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tend to be made from natural materials, to deal with them helps us to realize our closest connections with the natural environment. Wood finished in glistening black lacquer is the very best, but even unfinished wood, as it darkens and the grain grows more subtle with the years, acquires an inexplicable power to calm and soothe. The ultimate, of course, is a wooden “morning glory” urinal filled with boughs of cedar: this is a delight to look at and allows not the slightest sound. (Tanizaki, 6) A more exalted exemplification of sabi is the exquisite Silver Pavilion at Ginkakuji in Kyoto. Even though the tea ceremony is said to have originated here, in a small sabi-saturated teahouse, the exterior of the pavilion was originally going to be covered in silver foil, in emulation of the Golden Pavilion (14th century) at Kinkakuji. Without ever having enjoyed a coating of silver, the Silver Pavilion is the epitome of sabi and one of the most graceful structures ever built. The contrast with the larger, and flashier Golden Pavilion, whose coating of gold leaf lends it a quite different (and distinctly un-sabi) kind of beauty, is instructive.

Iki: Refined Style The Structure of “Iki” (“Iki” no kōzō) by Kuki Shūzō (1888–1941) is arguably the most significant work in Japanese aesthetics from the twentieth century—and certainly one of the shortest. Iki, was central to Japanese aesthetic life during the previous two or three hundred years and derived from forms of erotic relations between men and geisha in the pleasure quarters of the big cities. No European word is capable of translating the


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Previous page: Color vision test: Taste of Vermilion and Shichimi togarashi 2003 Mineralpigments, glue, acrylic, gold leaf, sumi, wheat starch, aluminium, roasted green tea, tapwater on Korean paper 47.5 x 47.5 inches / 140x140cm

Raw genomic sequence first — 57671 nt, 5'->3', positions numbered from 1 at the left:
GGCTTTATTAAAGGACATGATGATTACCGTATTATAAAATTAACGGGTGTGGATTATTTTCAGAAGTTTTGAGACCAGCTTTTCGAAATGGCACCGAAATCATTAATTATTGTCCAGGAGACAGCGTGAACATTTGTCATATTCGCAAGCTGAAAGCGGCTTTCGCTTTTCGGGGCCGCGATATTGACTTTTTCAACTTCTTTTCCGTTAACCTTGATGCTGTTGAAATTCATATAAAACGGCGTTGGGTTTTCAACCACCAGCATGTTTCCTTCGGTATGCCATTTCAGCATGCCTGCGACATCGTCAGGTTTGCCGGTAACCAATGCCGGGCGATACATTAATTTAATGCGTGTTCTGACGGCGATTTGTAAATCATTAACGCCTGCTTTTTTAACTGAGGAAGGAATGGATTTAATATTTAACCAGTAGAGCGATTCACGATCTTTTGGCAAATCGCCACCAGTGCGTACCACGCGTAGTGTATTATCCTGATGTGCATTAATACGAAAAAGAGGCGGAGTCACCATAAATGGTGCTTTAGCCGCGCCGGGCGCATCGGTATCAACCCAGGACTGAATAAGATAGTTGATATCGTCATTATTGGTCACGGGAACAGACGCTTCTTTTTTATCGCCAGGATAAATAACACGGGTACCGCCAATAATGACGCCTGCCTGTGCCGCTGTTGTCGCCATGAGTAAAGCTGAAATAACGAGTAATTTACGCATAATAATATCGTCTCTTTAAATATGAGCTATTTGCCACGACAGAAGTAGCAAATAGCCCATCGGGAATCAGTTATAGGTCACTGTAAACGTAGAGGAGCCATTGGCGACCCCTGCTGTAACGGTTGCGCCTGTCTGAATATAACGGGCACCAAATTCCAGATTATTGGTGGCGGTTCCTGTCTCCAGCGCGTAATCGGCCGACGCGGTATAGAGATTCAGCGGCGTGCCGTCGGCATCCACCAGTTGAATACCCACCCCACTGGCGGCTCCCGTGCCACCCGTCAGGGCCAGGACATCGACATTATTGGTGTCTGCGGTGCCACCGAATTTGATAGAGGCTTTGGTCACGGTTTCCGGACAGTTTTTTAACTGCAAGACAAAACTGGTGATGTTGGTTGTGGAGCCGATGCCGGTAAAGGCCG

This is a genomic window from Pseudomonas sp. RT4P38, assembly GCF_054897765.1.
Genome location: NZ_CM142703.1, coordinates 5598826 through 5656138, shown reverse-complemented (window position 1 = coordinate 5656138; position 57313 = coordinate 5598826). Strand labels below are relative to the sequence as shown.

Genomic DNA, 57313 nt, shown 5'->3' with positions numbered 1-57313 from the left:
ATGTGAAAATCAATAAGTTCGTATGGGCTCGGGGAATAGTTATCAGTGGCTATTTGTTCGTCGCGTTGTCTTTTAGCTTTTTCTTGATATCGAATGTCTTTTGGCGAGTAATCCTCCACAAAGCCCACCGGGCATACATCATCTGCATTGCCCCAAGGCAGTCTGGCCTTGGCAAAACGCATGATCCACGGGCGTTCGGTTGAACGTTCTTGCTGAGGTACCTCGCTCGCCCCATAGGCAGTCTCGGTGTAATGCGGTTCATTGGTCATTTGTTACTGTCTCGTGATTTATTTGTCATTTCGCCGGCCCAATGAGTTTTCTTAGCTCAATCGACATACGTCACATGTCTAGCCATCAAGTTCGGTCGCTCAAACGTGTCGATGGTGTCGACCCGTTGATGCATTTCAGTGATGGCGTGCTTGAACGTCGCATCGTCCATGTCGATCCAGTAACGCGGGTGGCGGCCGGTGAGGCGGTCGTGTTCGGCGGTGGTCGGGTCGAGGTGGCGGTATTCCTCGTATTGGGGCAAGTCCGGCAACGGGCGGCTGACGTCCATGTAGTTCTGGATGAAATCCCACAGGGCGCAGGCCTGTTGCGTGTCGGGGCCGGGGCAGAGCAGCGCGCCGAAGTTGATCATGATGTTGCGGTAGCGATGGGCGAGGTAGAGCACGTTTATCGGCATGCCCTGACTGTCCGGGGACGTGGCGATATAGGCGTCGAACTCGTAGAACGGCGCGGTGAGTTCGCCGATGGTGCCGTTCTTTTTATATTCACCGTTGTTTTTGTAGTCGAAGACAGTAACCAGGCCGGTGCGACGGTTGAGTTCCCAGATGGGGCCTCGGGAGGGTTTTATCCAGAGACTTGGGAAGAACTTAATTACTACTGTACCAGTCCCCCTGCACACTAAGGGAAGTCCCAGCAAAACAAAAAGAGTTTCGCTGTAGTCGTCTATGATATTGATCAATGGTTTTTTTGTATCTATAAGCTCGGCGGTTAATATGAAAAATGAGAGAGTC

Opposite: Relationship of mutual trust : Inconsistency of Knowledge 2012 Mineralpigments, glue, acrylic, gold leaf, sumi, wheat starch, aluminium, roasted green tea, tapwater on Japaese paper 60cm x 90cm

richness of its meanings—unsurprisingly, since it emerged from a particular cultural context. The phenomenon of iki is related among a variety of seemingly contradictory aesthetic feelings such as sweet (amami) versus astringent (shibumi), flashy (hade) versus quiet (jimi), and crude (gehin) versus refined (jōhin). We see this in nature; willow trees and slow, steady rain exemplify iki; in the human body a slight relaxation, a voice of medium rather than high pitch, a face that is long rather than round, a certain tension and relaxation together of the

eyes, mouth, and cheeks, the hand curved or slightly bent back. Also iki is the wearing of thin fabric, makeup thinly applied, hair styled not too formally, with the aid of water rather than oil, and a décolletage designed to call attention to the nape of the neck laid bare. In the “free art” of design, parallel lines, and especially vertical stripes, are expressive of iki: almost all the other beautiful patterns developed by Japanese fabric arts, since they often involve curved lines, are un-iki. The only colors that embody iki are certain grays, browns, and blues. In architecture

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Miso Soup and the traditional Japanese landscape 2004 Mineralpigments, glue, gold leaf, sumi, wheat starch, aluminium, roasted green tea, spring water on handmade Japanese paper, 140 x 350cm

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the small (four-and-a-half mat) Zen teahouse is a paradigm of iki, especially insofar as it initiates an interplay between wood and bamboo. Lighting must be subdued: indirect daylight or else the kind of illumination provided by a paper lantern. The scales, melodies, and rhythms of various kinds of music are correspondingly iki, insofar as (alluding to Goethe, Schelling, and Schopenhauer)“Architecture is frozen music, and music as flowing architecture” (Nara, 41–51).

Kire: Cutting A distinctive notion in Japanese aesthetic discourse is that of the “cut” (kire) or, “cut-continuity” (kire-tsuzuki). The “cut” is a basic trope in Rinzai School of Zen Buddhism, especially as exemplified in the teachings of the Zen master Hakuin (1686–1769). For Hakuin the aim of “seeing into one’s own nature” can only be realized if one has “cut off the root of life”: “You must be prepared to let go your hold when hanging from a sheer precipice, to die and return again to life” (Hakuin, 133–35). The cut appears as a fundamental feature in the distinctively Japanese art of flower arrangement called ikebana. The term means literally “making flowers live”—a strange name, on first impression at least, for an art that begins by initiating their death. There is an exquisite essay by Nishitani Keiji on this marvelous art, in which organic life is cut off precisely in or-